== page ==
Date of Award


Document Type


Degree Name

Master of Science (MS)



First Advisor

Druschel, Gregory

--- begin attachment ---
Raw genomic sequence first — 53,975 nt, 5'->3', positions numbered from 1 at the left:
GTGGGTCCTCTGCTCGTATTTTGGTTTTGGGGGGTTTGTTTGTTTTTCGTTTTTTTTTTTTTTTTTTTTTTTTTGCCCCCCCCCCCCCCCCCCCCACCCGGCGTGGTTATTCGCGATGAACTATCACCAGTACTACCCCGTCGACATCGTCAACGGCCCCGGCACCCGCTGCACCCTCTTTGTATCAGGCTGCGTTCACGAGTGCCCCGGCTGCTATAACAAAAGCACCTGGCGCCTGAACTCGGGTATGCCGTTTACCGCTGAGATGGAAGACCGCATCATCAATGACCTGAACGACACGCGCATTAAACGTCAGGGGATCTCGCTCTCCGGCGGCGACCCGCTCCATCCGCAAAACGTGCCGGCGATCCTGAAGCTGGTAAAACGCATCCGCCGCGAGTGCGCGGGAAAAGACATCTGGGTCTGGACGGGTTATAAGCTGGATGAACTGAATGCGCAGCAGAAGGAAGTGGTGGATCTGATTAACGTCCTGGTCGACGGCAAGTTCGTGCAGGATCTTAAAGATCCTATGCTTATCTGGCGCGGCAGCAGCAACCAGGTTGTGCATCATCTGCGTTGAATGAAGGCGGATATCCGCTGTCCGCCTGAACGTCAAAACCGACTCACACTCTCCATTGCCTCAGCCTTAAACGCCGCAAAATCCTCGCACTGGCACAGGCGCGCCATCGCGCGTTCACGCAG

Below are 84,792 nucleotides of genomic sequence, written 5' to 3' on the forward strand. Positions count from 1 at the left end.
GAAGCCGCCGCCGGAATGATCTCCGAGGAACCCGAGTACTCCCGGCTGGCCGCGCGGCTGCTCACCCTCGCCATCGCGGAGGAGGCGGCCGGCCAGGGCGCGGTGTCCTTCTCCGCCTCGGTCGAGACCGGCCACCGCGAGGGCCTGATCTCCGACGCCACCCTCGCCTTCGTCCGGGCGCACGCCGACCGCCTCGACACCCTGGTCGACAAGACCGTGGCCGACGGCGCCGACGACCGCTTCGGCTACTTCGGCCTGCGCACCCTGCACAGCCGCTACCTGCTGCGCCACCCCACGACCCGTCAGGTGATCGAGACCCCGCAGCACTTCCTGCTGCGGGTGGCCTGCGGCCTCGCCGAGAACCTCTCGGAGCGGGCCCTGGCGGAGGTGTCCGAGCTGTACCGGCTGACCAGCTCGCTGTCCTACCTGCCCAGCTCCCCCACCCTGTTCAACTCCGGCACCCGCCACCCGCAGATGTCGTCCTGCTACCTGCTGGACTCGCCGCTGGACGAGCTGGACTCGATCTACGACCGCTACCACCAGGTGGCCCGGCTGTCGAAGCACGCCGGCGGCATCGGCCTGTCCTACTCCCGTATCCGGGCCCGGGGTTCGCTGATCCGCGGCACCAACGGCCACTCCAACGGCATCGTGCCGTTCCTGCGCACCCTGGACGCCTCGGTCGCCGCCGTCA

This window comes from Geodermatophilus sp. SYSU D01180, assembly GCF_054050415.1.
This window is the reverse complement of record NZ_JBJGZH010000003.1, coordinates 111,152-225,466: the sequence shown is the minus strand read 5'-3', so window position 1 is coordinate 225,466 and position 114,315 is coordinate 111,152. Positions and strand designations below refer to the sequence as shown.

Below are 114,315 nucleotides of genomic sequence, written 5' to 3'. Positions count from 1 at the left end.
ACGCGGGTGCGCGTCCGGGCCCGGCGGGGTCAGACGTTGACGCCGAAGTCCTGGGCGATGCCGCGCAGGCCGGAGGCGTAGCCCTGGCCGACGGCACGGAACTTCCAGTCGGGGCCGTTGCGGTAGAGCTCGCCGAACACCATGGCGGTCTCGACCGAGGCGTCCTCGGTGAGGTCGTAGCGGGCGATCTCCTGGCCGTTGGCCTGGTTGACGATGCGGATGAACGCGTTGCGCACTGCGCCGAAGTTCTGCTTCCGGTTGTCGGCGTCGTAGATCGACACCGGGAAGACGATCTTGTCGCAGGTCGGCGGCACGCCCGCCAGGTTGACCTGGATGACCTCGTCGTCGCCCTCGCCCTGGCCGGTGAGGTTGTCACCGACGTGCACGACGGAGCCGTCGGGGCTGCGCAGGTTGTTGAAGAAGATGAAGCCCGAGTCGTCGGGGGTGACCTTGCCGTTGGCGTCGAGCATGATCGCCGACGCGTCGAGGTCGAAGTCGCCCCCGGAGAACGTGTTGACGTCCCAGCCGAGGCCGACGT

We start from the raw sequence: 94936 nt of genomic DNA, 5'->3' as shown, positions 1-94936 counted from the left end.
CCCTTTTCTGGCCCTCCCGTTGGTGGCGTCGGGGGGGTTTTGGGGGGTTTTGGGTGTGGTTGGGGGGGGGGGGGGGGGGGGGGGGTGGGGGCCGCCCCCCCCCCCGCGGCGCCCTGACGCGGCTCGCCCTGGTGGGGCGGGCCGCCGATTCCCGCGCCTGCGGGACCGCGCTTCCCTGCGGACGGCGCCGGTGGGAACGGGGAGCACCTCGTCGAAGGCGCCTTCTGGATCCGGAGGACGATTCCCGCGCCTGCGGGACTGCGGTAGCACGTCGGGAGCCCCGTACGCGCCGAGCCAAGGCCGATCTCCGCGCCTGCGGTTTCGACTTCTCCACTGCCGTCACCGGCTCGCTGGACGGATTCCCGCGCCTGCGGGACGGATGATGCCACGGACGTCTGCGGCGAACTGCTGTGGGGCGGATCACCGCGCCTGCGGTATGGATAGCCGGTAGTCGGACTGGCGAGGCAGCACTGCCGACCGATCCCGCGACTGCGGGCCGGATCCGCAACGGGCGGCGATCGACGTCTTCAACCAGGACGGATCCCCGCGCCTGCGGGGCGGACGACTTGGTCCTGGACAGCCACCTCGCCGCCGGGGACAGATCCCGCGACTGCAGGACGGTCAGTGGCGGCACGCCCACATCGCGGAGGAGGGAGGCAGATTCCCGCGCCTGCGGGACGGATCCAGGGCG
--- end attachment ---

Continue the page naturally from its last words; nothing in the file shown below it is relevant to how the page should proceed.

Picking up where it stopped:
Missisquoi Bay, Lake Champlain is a eutrophic, northern shallow freshwater bay that experiences toxic cyanobacteria blooms during the summer months, largely as result of high nutrient (P and N) loading from the agricultural watershed. The sediments, which contain minerals that readily sorb P, can act as a sink or source of water column nutrients. Phosphorus, both inorganic and some organic forms, sorbs to metal oxides at neutral pH in the sediment, thus P release into overlying and pore water can be significantly affected by the reduction and subsequent solubilization of these oxides. This study addresses novel aspects of nutrient cycling in lake sediments as part of a larger study to better understand the link between phosphorus forms, mobility, and cyanobacteria blooms. These aspects include: 1) diel and seasonal sediment redox fluctuations and 2) the role of organic P (Porg) in overall P mobility within sediments as a function of depth and time. Missisquoi Bay sediment porewater redox chemistry was monitored across diel and seasonal cycles over the course of two summers (May-October, 2007 and 2008) by using in-situ voltammetry. Redox chemistry was monitored at the sediment-water interface (SWI) continuously over diel cycles, and the vertical concentration profiles of several key redox species (O2, Mn2+, Fe2+, and FeS(aq)) were obtained from cores collected at different times. The sediments were then analyzed for Total P (TP), Reactive P (RP), Porg, Mn, Fe, Ca, Al, Total Organic C and N. A bloom did not occur in Missisquoi Bay during the summer of 2007, but did in summer of 2008, providing an opportunity to compare the sediment chemistry between non-bloom and bloom conditions. Increasingly anoxic SWI conditions across summer 2008 were observed but the SWI remained oxic for the duration of summer 2007. Significant changes in diel cycle redox chemistry at the SWI were also detected in both summers. Reactive P in the surface sediments decreased across the 2008 season but not in 2007. A strong correlation found between RP and RFe (operationally defined as Fe(III)OOH) suggests that a significant portion of sediment P (30-40%) is closely associated with Fe(III)OOHs, which are susceptible to reduction in anoxic conditions. Phosphorus mobility from the sediment into the water column can be limited by the amount of Fe(III)OOH at the surface, thus P flux from the sediments would be greatest when reducing conditions promote solubilization of these minerals. Completely anoxic surface sediments were only observed during the presence of a bloom, explaining the loss of RP in the surface sediments in 2008 in the late summer. Organic P species represent 18-26% of the P in sediments and the lack of a definite, consistent trend of Porg fractionation across the season suggests that there is variable mobility and degradation of these complex organic compounds on small timescales. The loss of RP from the sediment in 2008 could have contributed to an estimated water column P increase on the order of thousands of μg/L, which in addition to measured increases in NH4+ gradients and subsequent N flux estimates in the upper sediment, could have sustained the bloom for an extended period of time. The relationship between the bloom and reducing sediment conditions suggest that bloom dynamics enhance nutrient release from the sediments, allowing for proliferation and sustainability of the bloom.